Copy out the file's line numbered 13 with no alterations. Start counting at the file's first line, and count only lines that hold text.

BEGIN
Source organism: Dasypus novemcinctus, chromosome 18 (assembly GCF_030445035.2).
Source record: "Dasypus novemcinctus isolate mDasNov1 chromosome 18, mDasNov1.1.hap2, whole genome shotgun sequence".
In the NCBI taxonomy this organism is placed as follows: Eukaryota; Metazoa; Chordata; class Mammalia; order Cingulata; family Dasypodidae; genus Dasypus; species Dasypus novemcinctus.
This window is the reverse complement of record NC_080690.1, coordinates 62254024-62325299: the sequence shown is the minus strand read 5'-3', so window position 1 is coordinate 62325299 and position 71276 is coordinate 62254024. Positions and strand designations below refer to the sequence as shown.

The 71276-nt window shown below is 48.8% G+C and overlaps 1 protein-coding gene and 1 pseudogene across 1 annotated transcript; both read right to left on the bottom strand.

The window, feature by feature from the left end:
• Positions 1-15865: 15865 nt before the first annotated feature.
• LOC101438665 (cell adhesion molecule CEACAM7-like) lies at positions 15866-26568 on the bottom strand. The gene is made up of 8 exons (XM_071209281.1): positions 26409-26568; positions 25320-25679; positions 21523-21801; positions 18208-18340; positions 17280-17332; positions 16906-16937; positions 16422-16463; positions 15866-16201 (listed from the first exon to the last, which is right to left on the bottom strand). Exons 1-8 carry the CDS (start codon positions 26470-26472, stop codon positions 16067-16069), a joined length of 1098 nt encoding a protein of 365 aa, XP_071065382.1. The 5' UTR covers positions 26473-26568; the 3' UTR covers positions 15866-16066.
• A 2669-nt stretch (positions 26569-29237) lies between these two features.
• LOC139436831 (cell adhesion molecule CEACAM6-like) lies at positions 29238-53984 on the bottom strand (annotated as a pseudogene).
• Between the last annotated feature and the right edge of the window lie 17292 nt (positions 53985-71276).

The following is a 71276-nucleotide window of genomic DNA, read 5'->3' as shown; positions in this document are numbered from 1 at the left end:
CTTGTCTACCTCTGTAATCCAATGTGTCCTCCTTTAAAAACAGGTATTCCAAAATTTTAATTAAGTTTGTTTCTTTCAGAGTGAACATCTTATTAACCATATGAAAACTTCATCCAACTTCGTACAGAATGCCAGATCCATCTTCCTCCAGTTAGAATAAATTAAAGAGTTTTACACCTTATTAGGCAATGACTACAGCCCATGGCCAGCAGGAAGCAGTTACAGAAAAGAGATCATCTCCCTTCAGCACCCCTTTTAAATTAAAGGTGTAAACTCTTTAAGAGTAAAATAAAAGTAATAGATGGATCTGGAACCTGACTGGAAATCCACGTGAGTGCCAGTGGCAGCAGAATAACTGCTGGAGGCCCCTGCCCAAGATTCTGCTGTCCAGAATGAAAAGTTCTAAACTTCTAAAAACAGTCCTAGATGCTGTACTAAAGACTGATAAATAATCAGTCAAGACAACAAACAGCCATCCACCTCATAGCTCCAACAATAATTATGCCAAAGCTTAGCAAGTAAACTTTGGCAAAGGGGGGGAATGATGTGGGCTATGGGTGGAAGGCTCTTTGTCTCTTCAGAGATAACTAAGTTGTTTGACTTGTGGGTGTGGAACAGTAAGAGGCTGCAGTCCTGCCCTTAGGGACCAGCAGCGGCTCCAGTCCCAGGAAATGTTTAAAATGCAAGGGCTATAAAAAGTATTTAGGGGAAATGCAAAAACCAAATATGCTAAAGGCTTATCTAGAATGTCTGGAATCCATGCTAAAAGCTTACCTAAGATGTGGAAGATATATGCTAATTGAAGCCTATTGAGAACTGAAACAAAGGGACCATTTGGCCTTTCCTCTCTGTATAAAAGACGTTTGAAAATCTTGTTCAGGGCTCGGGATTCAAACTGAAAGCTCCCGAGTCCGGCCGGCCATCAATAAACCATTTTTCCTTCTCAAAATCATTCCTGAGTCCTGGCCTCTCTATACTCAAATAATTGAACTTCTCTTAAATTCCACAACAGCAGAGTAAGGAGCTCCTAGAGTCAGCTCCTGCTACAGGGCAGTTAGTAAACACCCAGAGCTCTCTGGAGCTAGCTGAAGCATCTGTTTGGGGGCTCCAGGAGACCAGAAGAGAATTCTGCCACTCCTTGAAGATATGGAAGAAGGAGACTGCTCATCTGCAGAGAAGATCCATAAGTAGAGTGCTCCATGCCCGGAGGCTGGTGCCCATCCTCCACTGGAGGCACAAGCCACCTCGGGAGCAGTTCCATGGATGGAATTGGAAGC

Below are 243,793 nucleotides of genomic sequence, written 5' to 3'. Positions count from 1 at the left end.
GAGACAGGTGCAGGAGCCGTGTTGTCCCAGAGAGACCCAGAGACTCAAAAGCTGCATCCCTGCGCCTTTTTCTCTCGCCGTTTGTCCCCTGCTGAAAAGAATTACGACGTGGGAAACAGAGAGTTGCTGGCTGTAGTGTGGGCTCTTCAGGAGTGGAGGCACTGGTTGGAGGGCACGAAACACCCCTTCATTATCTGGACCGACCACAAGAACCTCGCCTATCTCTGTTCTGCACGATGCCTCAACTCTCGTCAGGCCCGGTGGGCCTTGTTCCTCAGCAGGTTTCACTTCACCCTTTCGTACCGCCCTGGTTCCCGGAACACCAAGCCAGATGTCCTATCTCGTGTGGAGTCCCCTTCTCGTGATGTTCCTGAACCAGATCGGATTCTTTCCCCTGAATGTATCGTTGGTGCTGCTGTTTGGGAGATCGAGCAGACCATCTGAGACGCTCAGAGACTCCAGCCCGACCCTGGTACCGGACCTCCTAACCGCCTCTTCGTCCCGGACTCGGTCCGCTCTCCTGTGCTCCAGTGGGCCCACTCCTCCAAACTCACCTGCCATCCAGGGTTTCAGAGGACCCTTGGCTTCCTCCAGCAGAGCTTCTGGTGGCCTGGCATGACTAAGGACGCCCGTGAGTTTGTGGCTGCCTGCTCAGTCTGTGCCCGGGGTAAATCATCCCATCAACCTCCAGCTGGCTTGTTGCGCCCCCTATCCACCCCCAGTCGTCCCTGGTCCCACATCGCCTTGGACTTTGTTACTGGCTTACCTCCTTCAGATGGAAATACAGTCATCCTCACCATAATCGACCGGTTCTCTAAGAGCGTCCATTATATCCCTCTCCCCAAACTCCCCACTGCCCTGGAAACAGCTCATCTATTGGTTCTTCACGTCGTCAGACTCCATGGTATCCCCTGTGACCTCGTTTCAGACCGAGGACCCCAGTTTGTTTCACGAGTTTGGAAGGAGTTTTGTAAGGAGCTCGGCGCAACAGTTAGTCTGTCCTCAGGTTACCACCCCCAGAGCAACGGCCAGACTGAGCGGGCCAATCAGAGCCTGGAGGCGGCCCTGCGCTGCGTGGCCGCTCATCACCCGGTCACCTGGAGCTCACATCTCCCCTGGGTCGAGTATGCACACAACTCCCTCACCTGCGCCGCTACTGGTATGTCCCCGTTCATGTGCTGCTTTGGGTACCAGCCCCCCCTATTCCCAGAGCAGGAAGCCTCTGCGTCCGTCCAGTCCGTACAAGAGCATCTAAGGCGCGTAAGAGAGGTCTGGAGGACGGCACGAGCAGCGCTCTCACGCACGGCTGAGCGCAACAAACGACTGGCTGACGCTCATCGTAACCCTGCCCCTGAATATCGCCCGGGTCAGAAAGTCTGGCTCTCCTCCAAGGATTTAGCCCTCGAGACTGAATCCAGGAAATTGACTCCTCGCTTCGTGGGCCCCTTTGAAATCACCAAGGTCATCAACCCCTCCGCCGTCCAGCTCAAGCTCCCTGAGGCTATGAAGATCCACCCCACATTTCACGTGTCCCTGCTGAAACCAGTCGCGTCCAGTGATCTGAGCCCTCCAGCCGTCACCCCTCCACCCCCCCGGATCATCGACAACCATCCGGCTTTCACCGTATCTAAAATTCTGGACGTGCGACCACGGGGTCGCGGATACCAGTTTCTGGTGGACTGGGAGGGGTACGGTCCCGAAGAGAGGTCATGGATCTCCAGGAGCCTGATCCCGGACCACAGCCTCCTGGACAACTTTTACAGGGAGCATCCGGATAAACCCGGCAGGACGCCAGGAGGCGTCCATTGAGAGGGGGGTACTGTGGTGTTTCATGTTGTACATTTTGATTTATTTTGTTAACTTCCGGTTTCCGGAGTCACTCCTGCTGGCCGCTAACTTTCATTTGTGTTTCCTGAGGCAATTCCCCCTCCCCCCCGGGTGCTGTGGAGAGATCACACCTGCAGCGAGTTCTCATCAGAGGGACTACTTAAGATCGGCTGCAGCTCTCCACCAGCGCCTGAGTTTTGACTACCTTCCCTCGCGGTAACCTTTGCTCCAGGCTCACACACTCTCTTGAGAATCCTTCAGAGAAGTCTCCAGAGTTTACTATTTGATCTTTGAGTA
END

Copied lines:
CTTGTCTACCTCTGTAATCCAATGTGTCCTCCTTTAAAAACAGGTATTCCAAAATTTTAATTAAGTTTGTTTCTTTCAGAGTGAACATCTTATTAACCATATGAAAACTTCATCCAACTTCGTACAGAATGCCAGATCCATCTTCCTCCAGTTAGAATAAATTAAAGAGTTTTACACCTTATTAGGCAATGACTACAGCCCATGGCCAGCAGGAAGCAGTTACAGAAAAGAGATCATCTCCCTTCAGCACCCCTTTTAAATTAAAGGTGTAAACTCTTTAAGAGTAAAATAAAAGTAATAGATGGATCTGGAACCTGACTGGAAATCCACGTGAGTGCCAGTGGCAGCAGAATAACTGCTGGAGGCCCCTGCCCAAGATTCTGCTGTCCAGAATGAAAAGTTCTAAACTTCTAAAAACAGTCCTAGATGCTGTACTAAAGACTGATAAATAATCAGTCAAGACAACAAACAGCCATCCACCTCATAGCTCCAACAATAATTATGCCAAAGCTTAGCAAGTAAACTTTGGCAAAGGGGGGGAATGATGTGGGCTATGGGTGGAAGGCTCTTTGTCTCTTCAGAGATAACTAAGTTGTTTGACTTGTGGGTGTGGAACAGTAAGAGGCTGCAGTCCTGCCCTTAGGGACCAGCAGCGGCTCCAGTCCCAGGAAATGTTTAAAATGCAAGGGCTATAAAAAGTATTTAGGGGAAATGCAAAAACCAAATATGCTAAAGGCTTATCTAGAATGTCTGGAATCCATGCTAAAAGCTTACCTAAGATGTGGAAGATATATGCTAATTGAAGCCTATTGAGAACTGAAACAAAGGGACCATTTGGCCTTTCCTCTCTGTATAAAAGACGTTTGAAAATCTTGTTCAGGGCTCGGGATTCAAACTGAAAGCTCCCGAGTCCGGCCGGCCATCAATAAACCATTTTTCCTTCTCAAAATCATTCCTGAGTCCTGGCCTCTCTATACTCAAATAATTGAACTTCTCTTAAATTCCACAACAGCAGAGTAAGGAGCTCCTAGAGTCAGCTCCTGCTACAGGGCAGTTAGTAAACACCCAGAGCTCTCTGGAGCTAGCTGAAGCATCTGTTTGGGGGCTCCAGGAGACCAGAAGAGAATTCTGCCACTCCTTGAAGATATGGAAGAAGGAGACTGCTCATCTGCAGAGAAGATCCATAAGTAGAGTGCTCCATGCCCGGAGGCTGGTGCCCATCCTCCACTGGAGGCACAAGCCACCTCGGGAGCAGTTCCATGGATGGAATTGGAAGC